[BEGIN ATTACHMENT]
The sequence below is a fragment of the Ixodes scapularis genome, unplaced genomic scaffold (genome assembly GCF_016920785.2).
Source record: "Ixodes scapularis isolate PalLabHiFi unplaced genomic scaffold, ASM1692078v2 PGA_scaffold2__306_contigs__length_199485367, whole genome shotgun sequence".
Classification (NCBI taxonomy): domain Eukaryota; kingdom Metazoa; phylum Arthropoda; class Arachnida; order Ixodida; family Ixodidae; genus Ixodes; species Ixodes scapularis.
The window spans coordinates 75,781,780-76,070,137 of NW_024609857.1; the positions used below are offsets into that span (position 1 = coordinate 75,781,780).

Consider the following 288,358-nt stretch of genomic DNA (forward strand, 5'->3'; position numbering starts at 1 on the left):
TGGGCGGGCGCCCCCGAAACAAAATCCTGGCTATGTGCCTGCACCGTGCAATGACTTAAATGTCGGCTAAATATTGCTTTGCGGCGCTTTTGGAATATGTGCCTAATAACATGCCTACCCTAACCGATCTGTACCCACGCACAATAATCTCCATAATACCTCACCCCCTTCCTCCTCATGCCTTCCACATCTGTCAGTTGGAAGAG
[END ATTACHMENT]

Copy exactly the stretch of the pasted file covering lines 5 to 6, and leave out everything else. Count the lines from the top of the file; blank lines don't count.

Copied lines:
Consider the following 288,358-nt stretch of genomic DNA (forward strand, 5'->3'; position numbering starts at 1 on the left):
TGGGCGGGCGCCCCCGAAACAAAATCCTGGCTATGTGCCTGCACCGTGCAATGACTTAAATGTCGGCTAAATATTGCTTTGCGGCGCTTTTGGAATATGTGCCTAATAACATGCCTACCCTAACCGATCTGTACCCACGCACAATAATCTCCATAATACCTCACCCCCTTCCTCCTCATGCCTTCCACATCTGTCAGTTGGAAGAG